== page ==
reviews\ Mar 17, 2010 at 8:00 pm

Metal Slug XX


There’s something strangely comforting in SNK’s Metal Slug series. A reliable standby for old-school gamers, the franchise hasn’t changed a bit since debuting in the mid-90's. Other franchises have made the jump to 3D and added different gameplay elements, but Metal Slug has stood stoic in the face of time and technology. Sure, new characters have been introduced -- along with new weaponry and even bigger bosses to take on -- but by and large each addition to the franchise has had the same 2D sprite-based graphical frantic action we’ve been enjoying since the first Metal Slug hit arcades and pizza parlors worldwide.

Metal Slug XX represents the latest iteration in the long-running shooter series, and delivers what you’d expect. As a matter of fact, if you picked up Metal Slug 7 for the Nintendo DS when it launched about a year and half ago, you can stop reading now, as this is little more than a port of that game, albeit on Sony’s handheld and with added co-op play through ad-hoc. If you’re a hardcore fan of the series and PSP owner who missed out on the game’s DS version, then this game could be right up your alley.

If you’ve never heard of Metal Slug (which would mean a) you don’t like pizza b) are new to gaming or c) have been living under a rock for the past 14 years), the series is a run and gun shooter in the vein of Contra. You take on herds of enemies with a variety of weapons and several vehicles sprinkled in like tanks, planes, and the occasional bipedal mech, rescue POWs, and blow gigantic bosses to kingdom come. The action unfolds exclusively on a 2D plane, and you’ll run from one end of the stage to the other laying waste to anything that gets into your path. Your character isn’t terribly strong and the game works on a one-hit-kill mechanic, meaning that you’ll die. A lot. There is certainly no shortage of action in the Metal Slug franchise, which has always been its main appeal.

And, boy, what action it is. You’ll face off against myriad foes, ranging from run-of-the-mill foot soldiers to heavy weapons like missile launchers and crazy mechanical bosses. One section of the game has a waterfall raining tanks on you as you avoid them in order to get to the next section. You read that right; tanks! The gameplay controls well too, never laggy or overly frustrating.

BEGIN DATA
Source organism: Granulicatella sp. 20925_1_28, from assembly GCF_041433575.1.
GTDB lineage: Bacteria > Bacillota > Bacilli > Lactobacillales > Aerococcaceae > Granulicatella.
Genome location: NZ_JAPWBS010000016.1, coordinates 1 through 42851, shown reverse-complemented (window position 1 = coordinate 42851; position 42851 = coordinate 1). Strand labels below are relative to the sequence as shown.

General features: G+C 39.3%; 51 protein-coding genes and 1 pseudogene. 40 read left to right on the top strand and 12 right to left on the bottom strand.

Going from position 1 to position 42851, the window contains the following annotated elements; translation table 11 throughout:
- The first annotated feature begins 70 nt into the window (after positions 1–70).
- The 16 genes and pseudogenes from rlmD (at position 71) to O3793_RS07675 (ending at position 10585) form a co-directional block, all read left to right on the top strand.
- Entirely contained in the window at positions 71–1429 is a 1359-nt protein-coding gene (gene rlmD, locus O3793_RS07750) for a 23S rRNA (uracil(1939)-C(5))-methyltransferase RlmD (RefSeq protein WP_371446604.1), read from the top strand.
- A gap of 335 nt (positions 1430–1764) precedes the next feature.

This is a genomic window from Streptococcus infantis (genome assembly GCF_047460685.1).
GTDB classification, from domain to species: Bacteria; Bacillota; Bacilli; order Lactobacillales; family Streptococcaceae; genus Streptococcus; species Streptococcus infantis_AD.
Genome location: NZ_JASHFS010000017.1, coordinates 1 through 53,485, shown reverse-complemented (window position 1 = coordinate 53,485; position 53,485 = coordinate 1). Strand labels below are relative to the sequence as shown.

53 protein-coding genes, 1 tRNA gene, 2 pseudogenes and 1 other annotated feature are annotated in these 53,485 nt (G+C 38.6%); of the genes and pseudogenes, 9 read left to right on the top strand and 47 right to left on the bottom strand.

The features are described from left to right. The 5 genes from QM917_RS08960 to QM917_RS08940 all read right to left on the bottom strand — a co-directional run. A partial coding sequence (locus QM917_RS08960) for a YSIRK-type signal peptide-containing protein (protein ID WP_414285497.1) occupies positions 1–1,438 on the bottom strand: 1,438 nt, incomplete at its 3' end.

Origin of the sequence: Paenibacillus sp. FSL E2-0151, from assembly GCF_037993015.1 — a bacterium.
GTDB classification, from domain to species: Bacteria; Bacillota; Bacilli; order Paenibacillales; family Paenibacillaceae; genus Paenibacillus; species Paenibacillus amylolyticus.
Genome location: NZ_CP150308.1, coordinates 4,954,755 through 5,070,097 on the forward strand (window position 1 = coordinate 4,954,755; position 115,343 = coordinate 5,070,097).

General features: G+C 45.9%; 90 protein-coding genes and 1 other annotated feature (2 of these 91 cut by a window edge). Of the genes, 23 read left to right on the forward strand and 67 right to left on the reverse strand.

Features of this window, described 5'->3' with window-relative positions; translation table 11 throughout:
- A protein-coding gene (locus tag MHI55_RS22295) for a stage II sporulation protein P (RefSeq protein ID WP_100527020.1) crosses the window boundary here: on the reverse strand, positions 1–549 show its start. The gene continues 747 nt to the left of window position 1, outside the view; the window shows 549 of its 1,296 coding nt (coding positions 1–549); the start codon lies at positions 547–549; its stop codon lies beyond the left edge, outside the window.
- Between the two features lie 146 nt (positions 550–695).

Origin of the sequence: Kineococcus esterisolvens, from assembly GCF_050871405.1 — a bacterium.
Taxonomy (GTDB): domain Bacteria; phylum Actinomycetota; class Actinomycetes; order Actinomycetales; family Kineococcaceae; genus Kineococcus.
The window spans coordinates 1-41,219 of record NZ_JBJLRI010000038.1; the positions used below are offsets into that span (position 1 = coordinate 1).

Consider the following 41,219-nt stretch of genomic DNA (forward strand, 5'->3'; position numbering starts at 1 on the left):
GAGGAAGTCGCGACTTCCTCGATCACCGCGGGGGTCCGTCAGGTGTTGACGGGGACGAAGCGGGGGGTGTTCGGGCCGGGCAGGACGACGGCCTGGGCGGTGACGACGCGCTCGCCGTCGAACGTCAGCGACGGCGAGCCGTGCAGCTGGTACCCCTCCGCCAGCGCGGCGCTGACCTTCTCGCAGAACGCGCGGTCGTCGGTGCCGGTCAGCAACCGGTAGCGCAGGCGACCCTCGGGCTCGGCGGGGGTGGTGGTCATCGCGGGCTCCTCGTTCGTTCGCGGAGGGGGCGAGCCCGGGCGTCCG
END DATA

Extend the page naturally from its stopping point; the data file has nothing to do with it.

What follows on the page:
While the challenge level may be ramped up substantially from other action games on the market (the game also offers up a few different difficulty modes), even newcomers should have no problem completing the game even on their first playthrough, due to unlimited continues. Continuing will pop you right back into the action where your character died off, with the only difference between losing a life and using a continue being a slight delay in the action the chance to change to another character.

The game boasts several different characters, allowing you to switch between six soldiers on your mission, each one with their own specific boost to bring to the table. Depending on who you choose, you’ll get such perks as special melee attacks for when enemies get too close, increased grenade capacity, or even invulnerability to one shot. However, considering the fast pace and overall intensity of the game, these additions are fairly negligible, and the “shoot anything that moves” strategy will be your go-to one regardless of who you choose.

One added bonus over the DS iteration of the PSP game is the addition of ad-hoc co-op play, a feature sorely lacking in the former. This is how the game is meant to be played, as adding in a buddy adds to the fun substantially. However, the lack of full online play via infrastructure is a bummer.

Aside from that, the differences between this and Metal Slug 7 are modest at best. The PSP game doesn’t fully support the added real estate of the PSP’s 16:9 screen, and playing in fullscreen mode results in the graphics appearing too stretched for some gamers' tastes. Fortunately, there is an option to play the game in 4:3, which allows the aesthetic to appear as it was meant to look, but you’d think with the year and a half gap between this and the DS version that the developers would’ve been able to beef it up properly to the wider screen.

Metal Slug XX is a fine addition to the franchise, giving hardcore legions of fans what they’ve come to want and love from the series. However, those expecting to see the franchise branch out and change up the formula will be disappointed.


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